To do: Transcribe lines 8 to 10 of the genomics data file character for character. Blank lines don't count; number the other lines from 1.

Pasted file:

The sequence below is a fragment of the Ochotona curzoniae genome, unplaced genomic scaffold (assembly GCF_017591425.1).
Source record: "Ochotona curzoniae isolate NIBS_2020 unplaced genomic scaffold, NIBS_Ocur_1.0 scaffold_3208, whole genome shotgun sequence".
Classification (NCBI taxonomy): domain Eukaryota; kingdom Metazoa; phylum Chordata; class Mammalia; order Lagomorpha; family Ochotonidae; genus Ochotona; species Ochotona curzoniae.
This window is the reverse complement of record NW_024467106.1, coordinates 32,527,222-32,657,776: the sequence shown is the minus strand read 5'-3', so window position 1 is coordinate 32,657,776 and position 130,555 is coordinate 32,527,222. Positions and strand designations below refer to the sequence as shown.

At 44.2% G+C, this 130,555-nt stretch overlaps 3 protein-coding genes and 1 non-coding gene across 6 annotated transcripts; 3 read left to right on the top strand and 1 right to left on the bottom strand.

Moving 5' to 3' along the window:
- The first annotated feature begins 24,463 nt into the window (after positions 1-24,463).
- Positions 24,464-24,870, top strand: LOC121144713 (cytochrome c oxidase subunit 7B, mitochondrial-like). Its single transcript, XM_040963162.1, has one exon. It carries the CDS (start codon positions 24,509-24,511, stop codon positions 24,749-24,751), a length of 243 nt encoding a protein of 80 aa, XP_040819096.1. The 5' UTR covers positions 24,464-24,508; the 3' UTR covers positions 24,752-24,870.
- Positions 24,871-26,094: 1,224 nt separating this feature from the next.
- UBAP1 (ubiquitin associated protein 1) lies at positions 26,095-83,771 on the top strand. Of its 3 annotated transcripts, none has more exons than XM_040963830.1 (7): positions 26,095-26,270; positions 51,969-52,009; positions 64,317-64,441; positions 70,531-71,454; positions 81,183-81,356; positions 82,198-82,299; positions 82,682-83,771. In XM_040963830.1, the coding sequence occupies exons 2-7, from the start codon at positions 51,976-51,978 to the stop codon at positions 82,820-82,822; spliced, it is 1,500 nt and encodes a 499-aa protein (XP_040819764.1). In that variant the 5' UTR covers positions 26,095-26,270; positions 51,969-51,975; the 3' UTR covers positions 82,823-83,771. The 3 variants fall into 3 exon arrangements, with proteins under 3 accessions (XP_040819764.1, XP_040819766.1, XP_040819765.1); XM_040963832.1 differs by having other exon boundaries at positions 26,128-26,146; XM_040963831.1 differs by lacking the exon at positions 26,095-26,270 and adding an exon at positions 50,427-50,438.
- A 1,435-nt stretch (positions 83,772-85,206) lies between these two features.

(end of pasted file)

- Positions 24,464-24,870, top strand: LOC121144713 (cytochrome c oxidase subunit 7B, mitochondrial-like). Its single transcript, XM_040963162.1, has one exon. It carries the CDS (start codon positions 24,509-24,511, stop codon positions 24,749-24,751), a length of 243 nt encoding a protein of 80 aa, XP_040819096.1. The 5' UTR covers positions 24,464-24,508; the 3' UTR covers positions 24,752-24,870.
- Positions 24,871-26,094: 1,224 nt separating this feature from the next.
- UBAP1 (ubiquitin associated protein 1) lies at positions 26,095-83,771 on the top strand. Of its 3 annotated transcripts, none has more exons than XM_040963830.1 (7): positions 26,095-26,270; positions 51,969-52,009; positions 64,317-64,441; positions 70,531-71,454; positions 81,183-81,356; positions 82,198-82,299; positions 82,682-83,771. In XM_040963830.1, the coding sequence occupies exons 2-7, from the start codon at positions 51,976-51,978 to the stop codon at positions 82,820-82,822; spliced, it is 1,500 nt and encodes a 499-aa protein (XP_040819764.1). In that variant the 5' UTR covers positions 26,095-26,270; positions 51,969-51,975; the 3' UTR covers positions 82,823-83,771. The 3 variants fall into 3 exon arrangements, with proteins under 3 accessions (XP_040819764.1, XP_040819766.1, XP_040819765.1); XM_040963832.1 differs by having other exon boundaries at positions 26,128-26,146; XM_040963831.1 differs by lacking the exon at positions 26,095-26,270 and adding an exon at positions 50,427-50,438.